REMINDER: It’s Pupping Season: Flash An Umbrella?

It is coyote pupping season. We all need to remember to stay away from coyotes and their dens. Coyotes are feeling particularly edgy and protective of their space right now. When the pups are brought out of the dens, and when they begin to explore further afield, the coyote parents will defend a much wider area around the pups and they will do so more fiercely than usual. We need to give them plenty of girth so that they feel safe. After all, we are the ones who are intruding on their homes.

Coyotes will inevitably flee from human beings when there is a chance encounter on a trail. They may stop for a moment to look — they are curious — but they don’t care to tangle with humans and will move off — unless you get too close to a den area, in which case they may stand their ground. With dogs, there is always the potential for conflict. Coyotes always see dogs as potential threats — this increases many times over for a coyote when there are pups to look after. Leashing dogs in coyote areas, which both keeps the dog calmer and closer to you, is the single most effective way to avoid problems. But even a leashed dog — whether he is active and displays antagonism towards a coyote, or if he is calmly walking by without even noticing the coyote — can occasionally incite a negative coyote reaction.

If you have a dog, keep walking on, away from the coyote. Try not to stop and stare because this sets up an opportunity for the dog and coyote to communicate through body language and eye contact — it almost always involves mutual dislike. If the coyote feels threatened, he/she may stand his/her ground with a warning display which includes what I call the “Halloween Cat” display: arched back, hackles up, snarly face with teeth bared, head down, pacing or bouncing: this is a message — it is the only way a coyote can make you understand what its needs are. Sometimes, this can then erupt into a long distressed barking session. And ultimately, the coyote may try to herd the dog away by actually nipping at its butt. You need to tighten your leash and move on — away from the coyote, even dragging your dog if you have to.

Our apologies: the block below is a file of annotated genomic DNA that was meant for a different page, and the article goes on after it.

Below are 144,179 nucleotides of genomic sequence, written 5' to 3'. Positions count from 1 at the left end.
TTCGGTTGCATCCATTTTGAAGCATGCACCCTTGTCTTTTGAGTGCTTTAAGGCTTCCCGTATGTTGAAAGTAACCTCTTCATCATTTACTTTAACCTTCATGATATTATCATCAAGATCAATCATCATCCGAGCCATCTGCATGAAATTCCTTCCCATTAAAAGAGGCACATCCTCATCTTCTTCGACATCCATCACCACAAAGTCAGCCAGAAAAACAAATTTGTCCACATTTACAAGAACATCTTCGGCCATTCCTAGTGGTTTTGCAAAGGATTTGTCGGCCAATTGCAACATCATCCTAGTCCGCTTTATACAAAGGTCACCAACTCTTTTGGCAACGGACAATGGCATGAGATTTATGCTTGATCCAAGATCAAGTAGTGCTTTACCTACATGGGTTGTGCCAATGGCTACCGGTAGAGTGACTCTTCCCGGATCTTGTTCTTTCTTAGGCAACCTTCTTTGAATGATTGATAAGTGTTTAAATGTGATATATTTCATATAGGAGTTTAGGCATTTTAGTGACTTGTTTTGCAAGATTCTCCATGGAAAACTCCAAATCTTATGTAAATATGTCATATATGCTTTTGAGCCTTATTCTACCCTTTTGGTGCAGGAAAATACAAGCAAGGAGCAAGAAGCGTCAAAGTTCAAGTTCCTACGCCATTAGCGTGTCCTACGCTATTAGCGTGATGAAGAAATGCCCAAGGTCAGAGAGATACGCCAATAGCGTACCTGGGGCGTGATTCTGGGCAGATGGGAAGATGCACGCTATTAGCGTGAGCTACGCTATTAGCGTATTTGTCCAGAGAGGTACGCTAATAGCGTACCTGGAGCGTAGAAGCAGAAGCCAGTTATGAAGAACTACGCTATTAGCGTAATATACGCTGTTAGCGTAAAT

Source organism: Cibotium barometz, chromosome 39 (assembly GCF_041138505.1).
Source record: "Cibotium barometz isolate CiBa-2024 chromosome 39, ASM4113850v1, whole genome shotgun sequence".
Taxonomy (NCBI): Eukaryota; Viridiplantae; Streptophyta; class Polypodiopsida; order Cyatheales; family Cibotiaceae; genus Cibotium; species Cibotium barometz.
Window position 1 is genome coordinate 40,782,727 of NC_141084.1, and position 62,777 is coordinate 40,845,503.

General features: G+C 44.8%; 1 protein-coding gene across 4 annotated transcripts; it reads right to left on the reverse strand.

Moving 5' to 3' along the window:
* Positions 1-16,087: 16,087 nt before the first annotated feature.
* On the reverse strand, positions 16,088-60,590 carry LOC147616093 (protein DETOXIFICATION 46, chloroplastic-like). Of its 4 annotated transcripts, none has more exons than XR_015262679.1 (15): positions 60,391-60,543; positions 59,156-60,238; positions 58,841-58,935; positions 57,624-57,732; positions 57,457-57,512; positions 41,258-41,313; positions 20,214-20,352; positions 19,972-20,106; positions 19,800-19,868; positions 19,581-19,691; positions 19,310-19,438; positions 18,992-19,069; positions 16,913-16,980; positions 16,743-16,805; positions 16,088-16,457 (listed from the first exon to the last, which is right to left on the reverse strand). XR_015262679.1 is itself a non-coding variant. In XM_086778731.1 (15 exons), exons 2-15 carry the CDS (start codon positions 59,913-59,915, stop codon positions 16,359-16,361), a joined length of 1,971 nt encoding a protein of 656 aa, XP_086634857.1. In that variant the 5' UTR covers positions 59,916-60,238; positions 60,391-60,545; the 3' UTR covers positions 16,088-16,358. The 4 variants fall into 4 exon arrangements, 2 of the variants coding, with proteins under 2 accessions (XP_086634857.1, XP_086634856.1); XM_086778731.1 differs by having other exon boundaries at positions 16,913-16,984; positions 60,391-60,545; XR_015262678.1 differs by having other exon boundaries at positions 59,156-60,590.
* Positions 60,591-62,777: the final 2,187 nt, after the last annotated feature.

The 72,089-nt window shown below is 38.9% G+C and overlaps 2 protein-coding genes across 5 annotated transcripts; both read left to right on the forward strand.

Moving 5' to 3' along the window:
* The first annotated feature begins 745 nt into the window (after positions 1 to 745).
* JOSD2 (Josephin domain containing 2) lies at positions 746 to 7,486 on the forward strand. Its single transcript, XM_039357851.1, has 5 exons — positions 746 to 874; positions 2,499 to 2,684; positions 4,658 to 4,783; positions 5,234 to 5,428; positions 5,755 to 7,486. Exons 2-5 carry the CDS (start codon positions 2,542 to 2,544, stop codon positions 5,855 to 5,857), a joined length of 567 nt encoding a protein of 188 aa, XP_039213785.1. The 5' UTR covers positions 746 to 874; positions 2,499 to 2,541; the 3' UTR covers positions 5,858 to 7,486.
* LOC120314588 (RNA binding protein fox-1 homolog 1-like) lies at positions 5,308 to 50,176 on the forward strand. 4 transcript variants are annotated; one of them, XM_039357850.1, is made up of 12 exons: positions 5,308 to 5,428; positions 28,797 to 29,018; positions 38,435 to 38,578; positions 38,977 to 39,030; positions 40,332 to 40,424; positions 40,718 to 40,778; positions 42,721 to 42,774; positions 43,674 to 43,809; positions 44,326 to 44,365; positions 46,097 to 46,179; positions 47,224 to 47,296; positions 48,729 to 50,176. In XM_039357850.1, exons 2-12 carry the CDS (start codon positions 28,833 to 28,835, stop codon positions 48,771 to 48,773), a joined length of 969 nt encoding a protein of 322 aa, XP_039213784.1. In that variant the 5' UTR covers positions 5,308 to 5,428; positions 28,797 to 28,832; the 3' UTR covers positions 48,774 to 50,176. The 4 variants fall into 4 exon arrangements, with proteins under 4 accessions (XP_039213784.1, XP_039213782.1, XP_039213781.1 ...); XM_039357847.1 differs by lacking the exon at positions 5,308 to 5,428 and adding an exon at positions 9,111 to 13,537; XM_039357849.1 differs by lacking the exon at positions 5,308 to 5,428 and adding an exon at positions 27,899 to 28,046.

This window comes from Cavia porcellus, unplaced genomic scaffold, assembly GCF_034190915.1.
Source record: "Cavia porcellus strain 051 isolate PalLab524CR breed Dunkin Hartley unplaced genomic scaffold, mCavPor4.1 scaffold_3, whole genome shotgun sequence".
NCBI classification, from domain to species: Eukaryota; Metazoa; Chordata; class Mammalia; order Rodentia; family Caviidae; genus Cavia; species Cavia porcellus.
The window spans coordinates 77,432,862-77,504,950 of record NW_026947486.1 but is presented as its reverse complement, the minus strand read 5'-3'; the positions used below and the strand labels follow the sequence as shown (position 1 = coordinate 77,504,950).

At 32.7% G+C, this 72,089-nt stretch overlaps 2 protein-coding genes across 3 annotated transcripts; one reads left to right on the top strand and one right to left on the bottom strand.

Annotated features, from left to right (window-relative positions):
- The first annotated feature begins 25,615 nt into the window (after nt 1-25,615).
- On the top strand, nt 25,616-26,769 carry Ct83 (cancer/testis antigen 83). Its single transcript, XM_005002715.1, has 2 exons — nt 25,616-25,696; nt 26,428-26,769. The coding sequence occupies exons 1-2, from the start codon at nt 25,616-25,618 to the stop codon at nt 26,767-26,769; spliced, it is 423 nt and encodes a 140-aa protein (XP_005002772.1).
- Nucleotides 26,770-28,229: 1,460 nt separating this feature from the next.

As you retreat from an upset coyote, make sure that you WALK away, don’t run. Running might incite the coyote to chase — it’s an instinctual reaction. If the coyote is right at your heels, you could use an angry and loud voice, sharp noises such as clapping and flailing one’s arms. Someone suggested flashing a small fold-up umbrella — open and closing — to startle it off. Honestly, if you have a dog, the best method is simply to GO AWAY — increase the distance between yourself and the coyote. Coyotes actually get used to these “scaring” tactics, so much so that they begin ignoring them, so it’s best to simply avoid them in the fist place. [See: Total Avoidance!]

NOTE: I’ve never had a negative encounter with a coyote. But I have watched other people have them. Every incident I have seen has been caused by a human with their dog who inadvertently or purposefully refused to respect a coyote’s space. I’m writing this to let everyone know that you can control a situation by becoming aware of known coyote behaviors which I’m hoping to show in this blog.

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